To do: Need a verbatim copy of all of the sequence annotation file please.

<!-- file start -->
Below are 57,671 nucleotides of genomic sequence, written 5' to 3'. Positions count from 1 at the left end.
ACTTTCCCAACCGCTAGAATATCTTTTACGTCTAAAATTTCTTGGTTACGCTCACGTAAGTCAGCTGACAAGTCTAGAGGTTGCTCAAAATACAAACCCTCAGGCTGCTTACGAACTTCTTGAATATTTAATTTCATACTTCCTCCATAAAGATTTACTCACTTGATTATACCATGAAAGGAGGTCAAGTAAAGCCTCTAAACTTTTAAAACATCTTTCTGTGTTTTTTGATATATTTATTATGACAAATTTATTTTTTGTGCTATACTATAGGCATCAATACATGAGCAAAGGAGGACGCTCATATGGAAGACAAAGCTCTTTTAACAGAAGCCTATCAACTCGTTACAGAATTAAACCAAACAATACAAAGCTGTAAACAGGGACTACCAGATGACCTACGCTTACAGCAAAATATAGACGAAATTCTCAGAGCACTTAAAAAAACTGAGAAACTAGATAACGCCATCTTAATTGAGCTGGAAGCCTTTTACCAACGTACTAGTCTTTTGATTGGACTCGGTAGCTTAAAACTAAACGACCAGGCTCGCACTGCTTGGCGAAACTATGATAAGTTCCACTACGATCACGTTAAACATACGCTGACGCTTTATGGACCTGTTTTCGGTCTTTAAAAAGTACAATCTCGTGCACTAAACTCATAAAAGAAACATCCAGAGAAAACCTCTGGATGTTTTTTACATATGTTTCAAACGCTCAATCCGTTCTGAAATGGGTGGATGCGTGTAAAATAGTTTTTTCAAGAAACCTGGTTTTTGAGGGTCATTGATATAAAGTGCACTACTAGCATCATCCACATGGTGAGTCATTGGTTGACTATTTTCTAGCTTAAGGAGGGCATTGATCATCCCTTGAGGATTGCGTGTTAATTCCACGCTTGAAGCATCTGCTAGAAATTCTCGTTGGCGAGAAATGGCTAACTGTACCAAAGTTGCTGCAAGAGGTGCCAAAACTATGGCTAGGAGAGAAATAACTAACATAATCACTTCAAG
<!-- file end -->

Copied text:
Below are 57,671 nucleotides of genomic sequence, written 5' to 3'. Positions count from 1 at the left end.
ACTTTCCCAACCGCTAGAATATCTTTTACGTCTAAAATTTCTTGGTTACGCTCACGTAAGTCAGCTGACAAGTCTAGAGGTTGCTCAAAATACAAACCCTCAGGCTGCTTACGAACTTCTTGAATATTTAATTTCATACTTCCTCCATAAAGATTTACTCACTTGATTATACCATGAAAGGAGGTCAAGTAAAGCCTCTAAACTTTTAAAACATCTTTCTGTGTTTTTTGATATATTTATTATGACAAATTTATTTTTTGTGCTATACTATAGGCATCAATACATGAGCAAAGGAGGACGCTCATATGGAAGACAAAGCTCTTTTAACAGAAGCCTATCAACTCGTTACAGAATTAAACCAAACAATACAAAGCTGTAAACAGGGACTACCAGATGACCTACGCTTACAGCAAAATATAGACGAAATTCTCAGAGCACTTAAAAAAACTGAGAAACTAGATAACGCCATCTTAATTGAGCTGGAAGCCTTTTACCAACGTACTAGTCTTTTGATTGGACTCGGTAGCTTAAAACTAAACGACCAGGCTCGCACTGCTTGGCGAAACTATGATAAGTTCCACTACGATCACGTTAAACATACGCTGACGCTTTATGGACCTGTTTTCGGTCTTTAAAAAGTACAATCTCGTGCACTAAACTCATAAAAGAAACATCCAGAGAAAACCTCTGGATGTTTTTTACATATGTTTCAAACGCTCAATCCGTTCTGAAATGGGTGGATGCGTGTAAAATAGTTTTTTCAAGAAACCTGGTTTTTGAGGGTCATTGATATAAAGTGCACTACTAGCATCATCCACATGGTGAGTCATTGGTTGACTATTTTCTAGCTTAAGGAGGGCATTGATCATCCCTTGAGGATTGCGTGTTAATTCCACGCTTGAAGCATCTGCTAGAAATTCTCGTTGGCGAGAAATGGCTAACTGTACCAAAGTTGCTGCAAGAGGTGCCAAAACTATGGCTAGGAGAGAAATAACTAACATAATCACTTCAAG